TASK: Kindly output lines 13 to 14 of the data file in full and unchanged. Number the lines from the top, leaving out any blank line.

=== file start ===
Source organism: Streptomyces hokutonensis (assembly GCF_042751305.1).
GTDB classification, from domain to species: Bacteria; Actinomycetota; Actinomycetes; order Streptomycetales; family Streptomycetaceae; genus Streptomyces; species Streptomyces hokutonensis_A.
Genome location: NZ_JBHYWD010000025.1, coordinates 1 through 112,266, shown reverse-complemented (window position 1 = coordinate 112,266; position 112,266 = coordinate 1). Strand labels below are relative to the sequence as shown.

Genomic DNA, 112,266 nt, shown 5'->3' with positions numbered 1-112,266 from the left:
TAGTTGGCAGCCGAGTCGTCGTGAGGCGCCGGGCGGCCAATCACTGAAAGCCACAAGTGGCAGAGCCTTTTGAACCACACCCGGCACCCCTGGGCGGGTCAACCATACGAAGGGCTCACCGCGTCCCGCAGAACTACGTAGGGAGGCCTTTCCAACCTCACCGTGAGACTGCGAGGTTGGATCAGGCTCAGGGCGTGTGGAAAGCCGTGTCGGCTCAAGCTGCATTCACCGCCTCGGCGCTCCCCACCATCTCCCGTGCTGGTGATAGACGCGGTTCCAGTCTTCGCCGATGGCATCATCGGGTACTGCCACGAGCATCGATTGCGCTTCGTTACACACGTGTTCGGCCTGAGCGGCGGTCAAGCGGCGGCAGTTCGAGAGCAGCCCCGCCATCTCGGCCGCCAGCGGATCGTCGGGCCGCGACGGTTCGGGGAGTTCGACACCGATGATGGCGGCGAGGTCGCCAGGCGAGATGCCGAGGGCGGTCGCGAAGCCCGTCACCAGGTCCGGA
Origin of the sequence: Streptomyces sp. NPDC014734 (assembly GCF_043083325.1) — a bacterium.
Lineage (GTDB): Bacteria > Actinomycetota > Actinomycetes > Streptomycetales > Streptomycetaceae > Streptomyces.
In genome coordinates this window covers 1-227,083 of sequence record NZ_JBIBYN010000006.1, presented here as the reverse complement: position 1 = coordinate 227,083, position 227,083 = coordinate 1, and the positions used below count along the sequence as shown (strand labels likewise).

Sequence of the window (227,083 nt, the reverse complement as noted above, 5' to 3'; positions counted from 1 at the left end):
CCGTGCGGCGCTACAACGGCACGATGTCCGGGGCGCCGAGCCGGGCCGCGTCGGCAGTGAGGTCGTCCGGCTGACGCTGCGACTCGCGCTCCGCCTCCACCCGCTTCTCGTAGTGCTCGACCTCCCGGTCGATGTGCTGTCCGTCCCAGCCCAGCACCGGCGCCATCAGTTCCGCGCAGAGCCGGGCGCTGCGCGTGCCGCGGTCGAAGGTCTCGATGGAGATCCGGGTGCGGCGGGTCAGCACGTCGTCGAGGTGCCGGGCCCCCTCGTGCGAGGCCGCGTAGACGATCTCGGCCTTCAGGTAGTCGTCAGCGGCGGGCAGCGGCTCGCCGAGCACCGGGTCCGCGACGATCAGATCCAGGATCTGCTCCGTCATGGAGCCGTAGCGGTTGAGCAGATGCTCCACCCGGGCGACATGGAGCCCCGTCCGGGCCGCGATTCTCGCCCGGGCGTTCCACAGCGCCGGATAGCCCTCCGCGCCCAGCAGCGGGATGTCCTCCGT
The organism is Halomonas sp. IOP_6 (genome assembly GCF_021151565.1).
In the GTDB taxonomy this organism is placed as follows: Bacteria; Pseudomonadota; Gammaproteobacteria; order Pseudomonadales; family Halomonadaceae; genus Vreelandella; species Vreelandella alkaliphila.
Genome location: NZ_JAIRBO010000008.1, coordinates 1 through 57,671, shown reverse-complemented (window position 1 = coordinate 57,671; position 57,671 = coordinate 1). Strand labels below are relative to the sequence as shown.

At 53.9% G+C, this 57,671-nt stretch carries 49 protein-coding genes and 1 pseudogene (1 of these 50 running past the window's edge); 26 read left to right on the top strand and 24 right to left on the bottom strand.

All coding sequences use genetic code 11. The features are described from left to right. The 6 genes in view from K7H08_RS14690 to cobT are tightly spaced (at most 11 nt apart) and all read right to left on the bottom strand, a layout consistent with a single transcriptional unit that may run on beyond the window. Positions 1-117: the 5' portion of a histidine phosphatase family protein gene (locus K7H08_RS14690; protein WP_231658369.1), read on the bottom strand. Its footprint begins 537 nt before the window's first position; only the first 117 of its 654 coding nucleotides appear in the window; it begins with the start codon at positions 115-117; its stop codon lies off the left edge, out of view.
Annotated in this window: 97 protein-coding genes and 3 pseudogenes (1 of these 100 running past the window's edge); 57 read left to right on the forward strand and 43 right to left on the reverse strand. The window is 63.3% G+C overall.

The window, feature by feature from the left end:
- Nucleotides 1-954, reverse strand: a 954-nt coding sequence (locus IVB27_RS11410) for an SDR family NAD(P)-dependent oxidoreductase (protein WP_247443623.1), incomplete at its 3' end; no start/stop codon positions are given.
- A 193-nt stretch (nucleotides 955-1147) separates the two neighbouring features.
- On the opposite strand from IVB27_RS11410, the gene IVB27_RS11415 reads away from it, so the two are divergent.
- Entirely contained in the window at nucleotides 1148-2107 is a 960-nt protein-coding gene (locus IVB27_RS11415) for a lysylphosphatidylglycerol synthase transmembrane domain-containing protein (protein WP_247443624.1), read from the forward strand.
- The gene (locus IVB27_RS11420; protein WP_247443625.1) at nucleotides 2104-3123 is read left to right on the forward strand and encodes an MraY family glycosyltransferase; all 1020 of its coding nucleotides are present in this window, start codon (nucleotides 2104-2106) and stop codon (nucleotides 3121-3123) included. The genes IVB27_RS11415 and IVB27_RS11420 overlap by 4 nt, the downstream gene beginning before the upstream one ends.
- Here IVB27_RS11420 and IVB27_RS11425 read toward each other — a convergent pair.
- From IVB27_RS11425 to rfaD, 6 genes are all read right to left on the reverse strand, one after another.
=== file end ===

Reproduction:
Genome location: NZ_JAIRBO010000008.1, coordinates 1 through 57,671, shown reverse-complemented (window position 1 = coordinate 57,671; position 57,671 = coordinate 1). Strand labels below are relative to the sequence as shown.

At 53.9% G+C, this 57,671-nt stretch carries 49 protein-coding genes and 1 pseudogene (1 of these 50 running past the window's edge); 26 read left to right on the top strand and 24 right to left on the bottom strand.